We have reached the toddler defiant stage! That’s right, we are officially toddler parents. We have officially joined the other parents out there who have screaming kids who don’t want to sit in their car seat, high chair, don’t want to get their diapers changed, etc. I know we aren’t alone, I see you out there, trying to figure this parenting stuff out on your own. Trying to get your child to listen and follow directions. Trying to make it through Costco without a meltdown. Trying to get your kid ready for bed without having to repeat yourself a million times. I see you.
I have to admit I am very blessed because I have worked in early childhood education for over 11 years, so I feel that I have a pretty good grip on parenting. I have been to the training, I have managed a room full of 18 3, 4, and 5-year-olds. But even I have to remember what I have learned and my husband, who hasn’t had any early childhood education training or experience has to learn this on the fly or I have to gently offer him suggestions on how to get our son to do what we want him to do. PARENTING IS SO HARD!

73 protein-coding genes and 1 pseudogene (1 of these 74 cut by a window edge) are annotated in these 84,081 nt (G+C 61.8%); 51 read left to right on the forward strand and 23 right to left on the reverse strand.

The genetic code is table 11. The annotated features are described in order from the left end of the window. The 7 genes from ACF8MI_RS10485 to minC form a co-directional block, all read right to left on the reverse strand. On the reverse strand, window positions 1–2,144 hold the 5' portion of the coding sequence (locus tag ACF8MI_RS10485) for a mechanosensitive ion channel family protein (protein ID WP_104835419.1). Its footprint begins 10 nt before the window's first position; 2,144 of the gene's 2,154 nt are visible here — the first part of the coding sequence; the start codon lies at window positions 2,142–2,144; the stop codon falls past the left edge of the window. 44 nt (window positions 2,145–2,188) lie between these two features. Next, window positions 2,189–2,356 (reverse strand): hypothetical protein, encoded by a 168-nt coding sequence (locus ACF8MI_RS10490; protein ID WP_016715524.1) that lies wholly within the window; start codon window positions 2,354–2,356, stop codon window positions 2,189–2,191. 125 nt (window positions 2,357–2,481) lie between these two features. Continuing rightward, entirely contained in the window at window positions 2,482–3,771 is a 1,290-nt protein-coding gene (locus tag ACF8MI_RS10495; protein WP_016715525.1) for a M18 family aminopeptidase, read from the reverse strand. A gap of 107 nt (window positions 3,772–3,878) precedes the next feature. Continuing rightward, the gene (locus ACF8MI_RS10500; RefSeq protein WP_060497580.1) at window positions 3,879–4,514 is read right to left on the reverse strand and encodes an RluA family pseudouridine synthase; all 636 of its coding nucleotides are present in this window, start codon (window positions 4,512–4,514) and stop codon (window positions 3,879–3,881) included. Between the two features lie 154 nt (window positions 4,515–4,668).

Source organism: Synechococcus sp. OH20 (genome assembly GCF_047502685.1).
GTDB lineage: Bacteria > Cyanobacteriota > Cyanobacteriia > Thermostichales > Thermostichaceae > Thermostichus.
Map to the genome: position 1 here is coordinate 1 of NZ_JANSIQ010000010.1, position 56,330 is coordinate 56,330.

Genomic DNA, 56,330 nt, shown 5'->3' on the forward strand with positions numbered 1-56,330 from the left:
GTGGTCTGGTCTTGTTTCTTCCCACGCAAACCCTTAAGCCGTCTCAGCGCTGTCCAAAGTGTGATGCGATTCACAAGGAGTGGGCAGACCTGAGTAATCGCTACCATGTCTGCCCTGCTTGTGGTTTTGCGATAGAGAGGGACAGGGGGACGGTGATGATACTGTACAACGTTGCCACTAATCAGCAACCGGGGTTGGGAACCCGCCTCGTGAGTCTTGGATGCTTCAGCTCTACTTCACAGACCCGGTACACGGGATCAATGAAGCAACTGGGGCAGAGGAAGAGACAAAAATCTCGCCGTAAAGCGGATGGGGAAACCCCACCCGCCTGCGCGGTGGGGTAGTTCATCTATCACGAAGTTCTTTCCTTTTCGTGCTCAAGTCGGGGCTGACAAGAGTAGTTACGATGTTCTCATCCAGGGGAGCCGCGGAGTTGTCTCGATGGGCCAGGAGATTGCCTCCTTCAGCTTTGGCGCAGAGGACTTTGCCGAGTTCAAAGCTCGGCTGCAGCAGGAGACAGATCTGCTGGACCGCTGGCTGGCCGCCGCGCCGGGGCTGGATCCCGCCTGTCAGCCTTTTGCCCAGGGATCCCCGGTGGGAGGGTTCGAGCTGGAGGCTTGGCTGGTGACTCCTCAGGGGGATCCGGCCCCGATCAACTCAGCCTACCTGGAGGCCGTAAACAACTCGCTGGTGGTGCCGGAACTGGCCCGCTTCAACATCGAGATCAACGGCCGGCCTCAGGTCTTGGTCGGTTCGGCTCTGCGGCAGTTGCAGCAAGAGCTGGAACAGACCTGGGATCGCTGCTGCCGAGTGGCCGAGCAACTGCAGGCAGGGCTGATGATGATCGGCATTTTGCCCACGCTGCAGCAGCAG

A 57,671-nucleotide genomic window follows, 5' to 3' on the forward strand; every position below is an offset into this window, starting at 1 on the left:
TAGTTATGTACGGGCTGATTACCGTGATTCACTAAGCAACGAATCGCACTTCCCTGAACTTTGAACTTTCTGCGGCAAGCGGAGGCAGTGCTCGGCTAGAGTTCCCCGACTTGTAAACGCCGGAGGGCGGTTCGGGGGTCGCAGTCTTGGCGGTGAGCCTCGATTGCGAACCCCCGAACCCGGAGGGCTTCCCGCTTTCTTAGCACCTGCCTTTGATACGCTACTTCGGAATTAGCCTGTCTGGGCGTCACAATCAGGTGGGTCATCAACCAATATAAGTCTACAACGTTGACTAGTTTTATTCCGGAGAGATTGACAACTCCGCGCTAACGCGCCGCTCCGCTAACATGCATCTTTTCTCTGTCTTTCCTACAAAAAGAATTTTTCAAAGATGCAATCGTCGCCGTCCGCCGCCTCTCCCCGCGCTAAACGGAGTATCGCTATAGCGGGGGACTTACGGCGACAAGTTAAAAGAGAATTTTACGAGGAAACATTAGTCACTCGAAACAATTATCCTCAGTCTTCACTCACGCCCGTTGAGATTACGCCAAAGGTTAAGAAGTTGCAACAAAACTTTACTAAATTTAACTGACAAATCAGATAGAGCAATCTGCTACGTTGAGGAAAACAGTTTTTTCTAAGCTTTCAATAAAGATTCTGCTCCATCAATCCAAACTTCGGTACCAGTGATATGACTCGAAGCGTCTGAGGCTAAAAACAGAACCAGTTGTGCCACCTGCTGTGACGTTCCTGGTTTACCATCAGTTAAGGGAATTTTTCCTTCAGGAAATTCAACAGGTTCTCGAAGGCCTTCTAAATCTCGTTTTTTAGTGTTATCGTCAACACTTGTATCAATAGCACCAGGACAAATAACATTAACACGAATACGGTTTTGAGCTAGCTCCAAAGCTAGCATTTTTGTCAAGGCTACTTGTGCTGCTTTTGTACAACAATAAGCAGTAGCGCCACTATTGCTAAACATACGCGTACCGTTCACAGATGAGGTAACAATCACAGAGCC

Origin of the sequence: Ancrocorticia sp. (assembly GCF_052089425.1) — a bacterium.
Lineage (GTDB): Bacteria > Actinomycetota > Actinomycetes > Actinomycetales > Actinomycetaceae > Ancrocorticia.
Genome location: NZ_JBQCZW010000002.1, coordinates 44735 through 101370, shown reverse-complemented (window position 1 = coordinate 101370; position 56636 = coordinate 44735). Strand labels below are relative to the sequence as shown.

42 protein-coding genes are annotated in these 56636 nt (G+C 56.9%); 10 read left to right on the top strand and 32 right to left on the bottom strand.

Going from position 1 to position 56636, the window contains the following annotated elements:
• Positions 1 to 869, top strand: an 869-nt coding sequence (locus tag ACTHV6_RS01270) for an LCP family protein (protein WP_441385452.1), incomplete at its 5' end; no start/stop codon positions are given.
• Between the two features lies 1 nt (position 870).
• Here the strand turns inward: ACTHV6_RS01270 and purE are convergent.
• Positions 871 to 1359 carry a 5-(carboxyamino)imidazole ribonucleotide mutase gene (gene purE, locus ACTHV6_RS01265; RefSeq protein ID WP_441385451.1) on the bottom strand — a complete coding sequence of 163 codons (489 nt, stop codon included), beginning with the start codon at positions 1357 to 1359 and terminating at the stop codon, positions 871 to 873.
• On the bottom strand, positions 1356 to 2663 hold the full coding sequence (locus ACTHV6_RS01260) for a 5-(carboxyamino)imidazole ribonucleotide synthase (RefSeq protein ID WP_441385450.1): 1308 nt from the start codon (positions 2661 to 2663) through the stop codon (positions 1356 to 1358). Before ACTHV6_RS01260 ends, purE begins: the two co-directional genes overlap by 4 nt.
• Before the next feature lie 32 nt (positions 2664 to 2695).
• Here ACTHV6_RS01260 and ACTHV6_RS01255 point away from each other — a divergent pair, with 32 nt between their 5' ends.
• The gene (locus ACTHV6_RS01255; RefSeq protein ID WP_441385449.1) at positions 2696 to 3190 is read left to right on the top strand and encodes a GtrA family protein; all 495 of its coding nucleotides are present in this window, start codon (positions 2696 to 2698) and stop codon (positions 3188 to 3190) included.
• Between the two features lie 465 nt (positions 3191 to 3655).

Today I want to share with you an answer to the question you’ve been asking… “how do I get my kid to do what I want?” You might think to yourself “I’ve asked him a million times to clean his room, I’ve tried nicely, I’ve tried ultimatums, I’ve tried everything and the room is still messy!” I hear you and I see you! So let me share a little early childhood education training I got when I worked at Head Start.
When I worked at Head Start we had tons of training on Conscious Discipline, which is a classroom Social Emotional Learning (SEL) tool. Dr. Becky Bailey is the founder of Conscious Disciple and a leader in brain-based, trauma-informed, social-emotional learning. The whole idea behind Conscious Disciple is to decrease problem behaviors, power struggles, impulsivity, and aggression, while increasing resilience, self-regulation, emotional health, and overall achievement. Which at the end of the day isn’t that what all parents want for their children and in their homes?